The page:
After three judicial losses, Quinnipiac University has agreed to retain all of its women’s sports, settling a lawsuit that began in 2011 alleging that the institution violated Title IX of the Education Amendments of 1972 when it attempted to cut volleyball and replaced it with competitive cheerleading. The settlement mandates that the university keep volleyball for at least three more years, and add more women’s scholarships and other benefits, including facilities improvements and full-time coaches. A federal judge first ruled that replacing volleyball with competitive cheerleading violated Title IX in July 2010 because the latter did not qualify as a varsity sport and thus, the university was not providing equal athletic opportunities for women. A U.S. Court of Appeals reaffirmed that ruling in August, and just last month, a federal judge ruled that Quinnipiac had made some progress toward coming into compliance with Title IX but not enough to lift the injunction that prevented Quinnipiac from eliminating volleyball.
A California judge ruled Friday that Patrick Harran, a professor at the University of California at Los Angeles, must stand trial on charges in a lab fire the caused the death of his assistant in 2008, The Los Angeles Times reported. He had sought to have the judge dismiss felony charges of violating state health and safety rules. Harran, backed by the university, has maintained that the death was the result of a tragic accident, not any violations of law.
When it comes to fighting terrorism, Canadian prime minister wants a law and order approach, not social science. The arrest of immigrants to Canada in a plot to attack a train from Canada to New York City has led to some Liberal Party politicians calling for efforts to understand why some people embrace terrorist ideologies. But Prime Minister Stephen Harper, leader of the Conservative Party, is having none of it. It comments that have attracted widespread attention, he said: "In terms of radicalization, this is obviously something we follow. Our security agencies work with each other and with others around the globe to track people who are threats to Canada and to watch threats that may evolve. I think though, this is not a time to commit sociology, if I can use an expression," The Ottawa Citizen reported.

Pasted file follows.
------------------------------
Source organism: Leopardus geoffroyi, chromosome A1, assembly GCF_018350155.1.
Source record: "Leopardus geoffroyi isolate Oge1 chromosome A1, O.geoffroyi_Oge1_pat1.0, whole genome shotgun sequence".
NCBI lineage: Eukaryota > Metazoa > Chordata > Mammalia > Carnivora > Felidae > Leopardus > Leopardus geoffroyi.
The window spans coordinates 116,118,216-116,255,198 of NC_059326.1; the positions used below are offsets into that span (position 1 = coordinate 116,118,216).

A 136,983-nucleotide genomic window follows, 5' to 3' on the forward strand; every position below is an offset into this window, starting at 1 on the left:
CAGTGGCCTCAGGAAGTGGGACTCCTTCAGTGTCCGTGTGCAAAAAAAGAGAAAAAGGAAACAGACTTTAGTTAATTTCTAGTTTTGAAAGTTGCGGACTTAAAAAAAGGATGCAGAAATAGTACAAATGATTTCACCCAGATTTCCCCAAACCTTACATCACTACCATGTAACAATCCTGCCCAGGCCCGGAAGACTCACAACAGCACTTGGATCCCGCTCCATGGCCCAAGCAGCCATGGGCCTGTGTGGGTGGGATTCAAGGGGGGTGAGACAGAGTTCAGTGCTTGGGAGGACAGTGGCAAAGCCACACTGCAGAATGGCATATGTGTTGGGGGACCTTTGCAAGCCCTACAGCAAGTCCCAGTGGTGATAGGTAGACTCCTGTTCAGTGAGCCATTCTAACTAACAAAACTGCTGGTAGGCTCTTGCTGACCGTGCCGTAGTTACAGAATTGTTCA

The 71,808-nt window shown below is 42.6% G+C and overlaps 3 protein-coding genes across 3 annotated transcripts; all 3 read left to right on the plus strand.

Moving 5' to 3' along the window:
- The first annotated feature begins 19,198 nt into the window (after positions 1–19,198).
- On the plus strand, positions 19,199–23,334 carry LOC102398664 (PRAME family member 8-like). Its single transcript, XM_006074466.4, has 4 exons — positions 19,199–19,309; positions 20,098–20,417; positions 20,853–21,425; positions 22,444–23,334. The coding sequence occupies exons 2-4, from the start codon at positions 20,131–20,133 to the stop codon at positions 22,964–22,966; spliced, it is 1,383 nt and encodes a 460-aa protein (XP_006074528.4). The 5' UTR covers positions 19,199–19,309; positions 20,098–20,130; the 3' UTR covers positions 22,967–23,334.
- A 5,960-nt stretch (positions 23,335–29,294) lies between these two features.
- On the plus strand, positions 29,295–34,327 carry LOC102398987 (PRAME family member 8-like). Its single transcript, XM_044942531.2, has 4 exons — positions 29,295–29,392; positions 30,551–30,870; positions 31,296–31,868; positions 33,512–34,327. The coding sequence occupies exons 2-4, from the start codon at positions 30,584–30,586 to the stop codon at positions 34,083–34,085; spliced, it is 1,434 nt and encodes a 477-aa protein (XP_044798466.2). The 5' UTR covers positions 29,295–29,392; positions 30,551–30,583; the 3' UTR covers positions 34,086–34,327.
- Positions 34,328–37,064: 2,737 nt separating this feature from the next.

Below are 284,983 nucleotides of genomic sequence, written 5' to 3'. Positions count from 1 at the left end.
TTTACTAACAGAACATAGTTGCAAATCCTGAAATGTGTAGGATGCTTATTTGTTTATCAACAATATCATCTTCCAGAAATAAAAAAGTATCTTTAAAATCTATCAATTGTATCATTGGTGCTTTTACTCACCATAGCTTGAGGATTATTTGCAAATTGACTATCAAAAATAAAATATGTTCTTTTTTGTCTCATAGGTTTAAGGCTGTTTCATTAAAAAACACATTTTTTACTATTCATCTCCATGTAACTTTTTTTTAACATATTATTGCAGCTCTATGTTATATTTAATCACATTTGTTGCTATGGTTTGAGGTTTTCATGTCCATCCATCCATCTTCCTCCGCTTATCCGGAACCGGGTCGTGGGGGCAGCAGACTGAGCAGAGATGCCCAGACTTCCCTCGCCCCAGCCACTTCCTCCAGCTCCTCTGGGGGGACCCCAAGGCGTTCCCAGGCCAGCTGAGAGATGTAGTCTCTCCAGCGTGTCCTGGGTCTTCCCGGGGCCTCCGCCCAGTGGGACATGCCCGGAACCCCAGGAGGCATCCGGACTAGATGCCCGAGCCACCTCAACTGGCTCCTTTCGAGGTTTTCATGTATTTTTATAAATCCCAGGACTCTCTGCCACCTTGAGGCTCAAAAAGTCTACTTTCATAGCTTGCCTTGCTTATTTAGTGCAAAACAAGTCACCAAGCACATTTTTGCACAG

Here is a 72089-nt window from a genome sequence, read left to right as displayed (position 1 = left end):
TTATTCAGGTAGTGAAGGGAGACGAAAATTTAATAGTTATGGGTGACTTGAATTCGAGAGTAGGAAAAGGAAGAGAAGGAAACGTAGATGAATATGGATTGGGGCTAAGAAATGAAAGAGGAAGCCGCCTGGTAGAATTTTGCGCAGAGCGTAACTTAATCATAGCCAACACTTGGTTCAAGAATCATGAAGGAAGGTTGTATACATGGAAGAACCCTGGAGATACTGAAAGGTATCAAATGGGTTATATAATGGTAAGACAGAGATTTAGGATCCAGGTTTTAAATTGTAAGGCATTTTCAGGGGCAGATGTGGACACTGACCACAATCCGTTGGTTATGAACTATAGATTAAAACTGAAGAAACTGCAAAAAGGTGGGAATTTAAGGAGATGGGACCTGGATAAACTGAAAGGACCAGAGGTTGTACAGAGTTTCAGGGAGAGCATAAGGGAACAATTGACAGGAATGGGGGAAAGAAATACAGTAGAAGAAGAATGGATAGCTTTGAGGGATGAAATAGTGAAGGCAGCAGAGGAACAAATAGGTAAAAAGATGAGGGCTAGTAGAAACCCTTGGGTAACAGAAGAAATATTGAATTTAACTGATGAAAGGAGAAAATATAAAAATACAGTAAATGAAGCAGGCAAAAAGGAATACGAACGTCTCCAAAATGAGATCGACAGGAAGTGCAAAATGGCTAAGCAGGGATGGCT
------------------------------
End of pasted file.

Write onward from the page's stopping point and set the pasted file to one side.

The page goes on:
Pearson VUE, which operates a worldwide network of testing centers for various exams, has been experiencing significant technical problems this week. The company's Facebook page features numerous comments from people unable to take their scheduled exams or to get information about when they will be able to do so. Some people are posting stories of how hours-long delays likely affected their performance on exams that are crucial to their careers. On the Facebook page, Pearson indicates that it is aware of the problems and is trying to fix them.
"We are continuing our efforts to restore normal service as quickly as possible. We are in the midst of implementing recommendations by our internal and external technology experts, but it is too soon to know how quickly this will improve system performance. Please note that there will likely be additional variations in system performance as we implement these changes," says a statement posted Thursday evening. "We fully appreciate that many of you have been significantly impacted by the circumstances over the past several days, and we will increase testing capacity and operational support to accommodate scheduling and/or rescheduling of those affected as quickly as possible once normal system performance is restored."